On the rise of shocking food
Spence C., Youssef J.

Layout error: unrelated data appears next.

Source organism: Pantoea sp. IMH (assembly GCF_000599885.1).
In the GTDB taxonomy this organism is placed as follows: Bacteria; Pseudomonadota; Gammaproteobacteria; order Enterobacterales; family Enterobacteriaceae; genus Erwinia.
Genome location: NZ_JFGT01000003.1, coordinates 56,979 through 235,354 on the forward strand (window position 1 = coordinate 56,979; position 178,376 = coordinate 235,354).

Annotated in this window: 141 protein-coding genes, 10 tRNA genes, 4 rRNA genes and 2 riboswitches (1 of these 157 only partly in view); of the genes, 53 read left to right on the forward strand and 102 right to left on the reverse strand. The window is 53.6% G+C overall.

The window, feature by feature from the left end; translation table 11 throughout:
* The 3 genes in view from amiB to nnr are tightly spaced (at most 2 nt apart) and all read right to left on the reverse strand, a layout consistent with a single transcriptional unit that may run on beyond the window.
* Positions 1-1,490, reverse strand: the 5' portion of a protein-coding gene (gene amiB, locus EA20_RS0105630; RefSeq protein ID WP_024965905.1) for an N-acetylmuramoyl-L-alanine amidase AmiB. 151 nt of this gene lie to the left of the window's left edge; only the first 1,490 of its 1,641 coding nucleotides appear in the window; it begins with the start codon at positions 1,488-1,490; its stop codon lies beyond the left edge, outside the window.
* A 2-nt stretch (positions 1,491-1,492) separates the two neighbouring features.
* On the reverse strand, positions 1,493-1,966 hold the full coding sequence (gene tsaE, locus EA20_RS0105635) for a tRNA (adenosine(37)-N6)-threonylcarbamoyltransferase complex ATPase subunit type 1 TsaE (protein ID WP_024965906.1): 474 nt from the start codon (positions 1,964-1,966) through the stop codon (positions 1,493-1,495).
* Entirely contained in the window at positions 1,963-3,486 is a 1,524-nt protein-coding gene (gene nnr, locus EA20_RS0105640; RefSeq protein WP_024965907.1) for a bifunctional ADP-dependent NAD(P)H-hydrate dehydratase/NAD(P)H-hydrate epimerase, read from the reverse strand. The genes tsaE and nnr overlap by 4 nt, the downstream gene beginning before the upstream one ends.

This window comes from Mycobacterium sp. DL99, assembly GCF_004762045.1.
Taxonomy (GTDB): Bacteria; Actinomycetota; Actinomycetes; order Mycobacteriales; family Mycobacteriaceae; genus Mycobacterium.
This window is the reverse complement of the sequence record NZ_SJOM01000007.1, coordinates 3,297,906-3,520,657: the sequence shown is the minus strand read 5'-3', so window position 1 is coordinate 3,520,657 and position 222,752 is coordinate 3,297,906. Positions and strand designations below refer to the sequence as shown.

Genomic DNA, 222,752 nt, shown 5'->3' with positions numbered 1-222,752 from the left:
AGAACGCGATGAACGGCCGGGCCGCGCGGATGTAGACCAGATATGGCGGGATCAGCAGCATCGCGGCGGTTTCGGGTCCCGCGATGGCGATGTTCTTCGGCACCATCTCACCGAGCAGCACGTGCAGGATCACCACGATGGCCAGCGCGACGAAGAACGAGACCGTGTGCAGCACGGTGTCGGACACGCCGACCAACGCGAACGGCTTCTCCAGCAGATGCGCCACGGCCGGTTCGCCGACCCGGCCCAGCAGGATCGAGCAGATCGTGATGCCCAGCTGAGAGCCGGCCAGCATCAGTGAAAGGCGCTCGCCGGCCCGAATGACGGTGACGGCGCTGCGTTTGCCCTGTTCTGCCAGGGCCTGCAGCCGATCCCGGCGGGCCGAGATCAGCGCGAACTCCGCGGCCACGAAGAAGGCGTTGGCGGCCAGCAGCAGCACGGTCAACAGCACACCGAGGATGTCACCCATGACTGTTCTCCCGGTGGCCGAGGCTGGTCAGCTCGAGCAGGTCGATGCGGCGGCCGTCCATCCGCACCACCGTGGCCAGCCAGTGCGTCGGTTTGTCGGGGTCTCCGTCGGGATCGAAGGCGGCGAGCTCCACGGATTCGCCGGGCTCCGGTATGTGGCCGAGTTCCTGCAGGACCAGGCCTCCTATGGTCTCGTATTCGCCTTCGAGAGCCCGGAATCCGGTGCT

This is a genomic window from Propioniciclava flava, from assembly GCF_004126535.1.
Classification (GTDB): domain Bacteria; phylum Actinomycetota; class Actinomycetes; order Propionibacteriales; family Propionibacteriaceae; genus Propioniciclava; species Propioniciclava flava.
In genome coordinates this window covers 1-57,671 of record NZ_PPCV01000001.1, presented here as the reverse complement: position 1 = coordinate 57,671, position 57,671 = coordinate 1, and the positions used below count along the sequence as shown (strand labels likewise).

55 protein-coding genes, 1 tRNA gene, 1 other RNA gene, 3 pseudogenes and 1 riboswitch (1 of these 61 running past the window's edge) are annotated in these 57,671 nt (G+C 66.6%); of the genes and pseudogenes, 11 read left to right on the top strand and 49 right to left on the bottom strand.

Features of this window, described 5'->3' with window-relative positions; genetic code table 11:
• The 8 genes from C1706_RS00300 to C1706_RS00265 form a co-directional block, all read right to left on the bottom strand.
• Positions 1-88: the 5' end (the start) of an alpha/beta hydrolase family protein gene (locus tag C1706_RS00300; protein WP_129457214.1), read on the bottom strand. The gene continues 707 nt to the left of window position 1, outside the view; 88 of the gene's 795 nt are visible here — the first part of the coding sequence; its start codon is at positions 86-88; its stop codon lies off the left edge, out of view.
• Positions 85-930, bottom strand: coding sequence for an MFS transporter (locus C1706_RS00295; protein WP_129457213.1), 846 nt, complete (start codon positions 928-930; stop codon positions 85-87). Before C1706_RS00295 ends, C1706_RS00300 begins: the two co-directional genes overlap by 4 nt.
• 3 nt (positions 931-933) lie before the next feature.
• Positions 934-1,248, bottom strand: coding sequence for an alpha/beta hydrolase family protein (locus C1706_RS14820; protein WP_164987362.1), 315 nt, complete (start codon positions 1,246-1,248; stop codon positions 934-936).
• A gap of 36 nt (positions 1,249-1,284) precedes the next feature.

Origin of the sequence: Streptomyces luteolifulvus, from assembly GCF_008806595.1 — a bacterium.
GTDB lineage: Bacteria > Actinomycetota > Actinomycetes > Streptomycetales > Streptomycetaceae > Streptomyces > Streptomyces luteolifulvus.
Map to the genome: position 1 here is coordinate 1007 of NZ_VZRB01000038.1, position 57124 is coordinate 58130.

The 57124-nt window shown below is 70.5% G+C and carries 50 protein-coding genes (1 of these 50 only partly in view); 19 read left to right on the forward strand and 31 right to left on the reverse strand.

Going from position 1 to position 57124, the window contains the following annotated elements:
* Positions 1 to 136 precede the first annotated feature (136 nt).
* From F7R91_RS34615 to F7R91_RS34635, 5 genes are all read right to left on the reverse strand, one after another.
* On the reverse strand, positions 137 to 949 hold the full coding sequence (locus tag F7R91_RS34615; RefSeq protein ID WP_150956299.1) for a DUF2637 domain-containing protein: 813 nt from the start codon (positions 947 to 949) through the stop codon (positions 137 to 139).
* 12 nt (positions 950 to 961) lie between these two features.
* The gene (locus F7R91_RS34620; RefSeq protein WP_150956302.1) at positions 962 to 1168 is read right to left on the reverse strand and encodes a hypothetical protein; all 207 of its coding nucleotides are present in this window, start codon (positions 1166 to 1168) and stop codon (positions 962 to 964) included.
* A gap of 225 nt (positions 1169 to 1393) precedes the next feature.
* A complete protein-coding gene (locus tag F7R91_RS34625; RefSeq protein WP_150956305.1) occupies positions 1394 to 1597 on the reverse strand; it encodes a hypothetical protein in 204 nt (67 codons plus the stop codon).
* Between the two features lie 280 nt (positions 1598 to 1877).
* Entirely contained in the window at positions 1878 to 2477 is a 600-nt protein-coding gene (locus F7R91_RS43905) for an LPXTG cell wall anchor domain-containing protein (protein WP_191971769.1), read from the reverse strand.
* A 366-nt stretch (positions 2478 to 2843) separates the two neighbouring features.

Some dishes are shocking because of what they contain, such as Korean dog stew to many Western diners, or horsemeat to the British. Others are shocking merely because of what they look like, or resemble: The growing popularity of animate dishes in parts of Asia, for example, or the much-publicized Michelin-starred Hong Kong chef Alvin Leung's ‘Sex on the beach’ dessert, fall into the latter category. There is a growing trend amongst contemporary chefs to develop dishes that their diners will most likely find ‘shocking’. Such a practice appears to represent something of a step change from the ‘search for deliciousness’ that lies behind molecular gastronomy or modernist cuisine. Here, we describe a dish (dessert) that was recently introduced onto the menu at Kitchen Theory, inspired by Barbara Smith's (1969) edible performance art work entitled ‘Ritual Meal’. Consisting of nothing more than rhubarb and a beetroot juice reduction, the dish is shocking solely because of its visual appearance, both its form and the way in which it is served, cue a human organ that has been removed during surgery. Informal reports suggest that this dish constitutes an especially memorable multisensory component of the diner's experience at Kitchen Theory's Gastrophysics Chef's Table.